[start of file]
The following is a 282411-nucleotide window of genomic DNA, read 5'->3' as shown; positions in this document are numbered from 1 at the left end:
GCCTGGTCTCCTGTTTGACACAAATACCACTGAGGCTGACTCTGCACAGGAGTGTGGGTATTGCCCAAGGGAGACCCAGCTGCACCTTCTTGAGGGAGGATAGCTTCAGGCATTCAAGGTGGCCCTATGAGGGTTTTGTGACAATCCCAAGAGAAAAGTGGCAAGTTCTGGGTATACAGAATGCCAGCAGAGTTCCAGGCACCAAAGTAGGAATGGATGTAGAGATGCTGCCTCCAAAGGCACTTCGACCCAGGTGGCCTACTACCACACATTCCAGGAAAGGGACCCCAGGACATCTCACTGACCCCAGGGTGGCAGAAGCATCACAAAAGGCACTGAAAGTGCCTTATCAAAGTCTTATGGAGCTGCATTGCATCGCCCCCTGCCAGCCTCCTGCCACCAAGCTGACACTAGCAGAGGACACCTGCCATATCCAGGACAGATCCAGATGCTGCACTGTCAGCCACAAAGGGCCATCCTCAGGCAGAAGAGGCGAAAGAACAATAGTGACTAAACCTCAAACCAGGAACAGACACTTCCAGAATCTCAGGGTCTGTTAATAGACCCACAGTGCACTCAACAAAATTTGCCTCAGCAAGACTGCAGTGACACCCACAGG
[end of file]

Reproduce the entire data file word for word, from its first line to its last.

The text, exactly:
The following is a 282411-nucleotide window of genomic DNA, read 5'->3' as shown; positions in this document are numbered from 1 at the left end:
GCCTGGTCTCCTGTTTGACACAAATACCACTGAGGCTGACTCTGCACAGGAGTGTGGGTATTGCCCAAGGGAGACCCAGCTGCACCTTCTTGAGGGAGGATAGCTTCAGGCATTCAAGGTGGCCCTATGAGGGTTTTGTGACAATCCCAAGAGAAAAGTGGCAAGTTCTGGGTATACAGAATGCCAGCAGAGTTCCAGGCACCAAAGTAGGAATGGATGTAGAGATGCTGCCTCCAAAGGCACTTCGACCCAGGTGGCCTACTACCACACATTCCAGGAAAGGGACCCCAGGACATCTCACTGACCCCAGGGTGGCAGAAGCATCACAAAAGGCACTGAAAGTGCCTTATCAAAGTCTTATGGAGCTGCATTGCATCGCCCCCTGCCAGCCTCCTGCCACCAAGCTGACACTAGCAGAGGACACCTGCCATATCCAGGACAGATCCAGATGCTGCACTGTCAGCCACAAAGGGCCATCCTCAGGCAGAAGAGGCGAAAGAACAATAGTGACTAAACCTCAAACCAGGAACAGACACTTCCAGAATCTCAGGGTCTGTTAATAGACCCACAGTGCACTCAACAAAATTTGCCTCAGCAAGACTGCAGTGACACCCACAGG